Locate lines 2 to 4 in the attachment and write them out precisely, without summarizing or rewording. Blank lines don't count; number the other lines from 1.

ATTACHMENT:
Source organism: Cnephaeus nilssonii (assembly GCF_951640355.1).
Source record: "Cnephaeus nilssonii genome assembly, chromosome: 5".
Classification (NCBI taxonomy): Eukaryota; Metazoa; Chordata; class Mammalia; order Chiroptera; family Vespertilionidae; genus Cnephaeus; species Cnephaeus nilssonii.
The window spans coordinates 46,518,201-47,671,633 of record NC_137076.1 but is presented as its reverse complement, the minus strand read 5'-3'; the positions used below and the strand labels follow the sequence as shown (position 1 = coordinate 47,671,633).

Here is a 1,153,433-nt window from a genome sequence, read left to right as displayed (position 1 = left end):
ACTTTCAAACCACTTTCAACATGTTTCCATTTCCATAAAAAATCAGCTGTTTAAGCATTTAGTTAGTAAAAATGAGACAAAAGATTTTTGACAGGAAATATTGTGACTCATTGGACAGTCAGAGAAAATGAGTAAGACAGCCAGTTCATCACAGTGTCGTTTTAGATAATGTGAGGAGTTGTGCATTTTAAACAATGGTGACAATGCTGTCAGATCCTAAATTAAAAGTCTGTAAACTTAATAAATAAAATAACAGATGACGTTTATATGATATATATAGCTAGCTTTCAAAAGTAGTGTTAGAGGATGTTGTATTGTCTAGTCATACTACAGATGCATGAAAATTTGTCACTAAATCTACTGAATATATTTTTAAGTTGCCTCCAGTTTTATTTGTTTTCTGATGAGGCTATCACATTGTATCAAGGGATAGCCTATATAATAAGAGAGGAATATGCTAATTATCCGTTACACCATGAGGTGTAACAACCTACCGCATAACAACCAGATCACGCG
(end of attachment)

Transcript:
Source record: "Cnephaeus nilssonii genome assembly, chromosome: 5".
Classification (NCBI taxonomy): Eukaryota; Metazoa; Chordata; class Mammalia; order Chiroptera; family Vespertilionidae; genus Cnephaeus; species Cnephaeus nilssonii.
The window spans coordinates 46,518,201-47,671,633 of record NC_137076.1 but is presented as its reverse complement, the minus strand read 5'-3'; the positions used below and the strand labels follow the sequence as shown (position 1 = coordinate 47,671,633).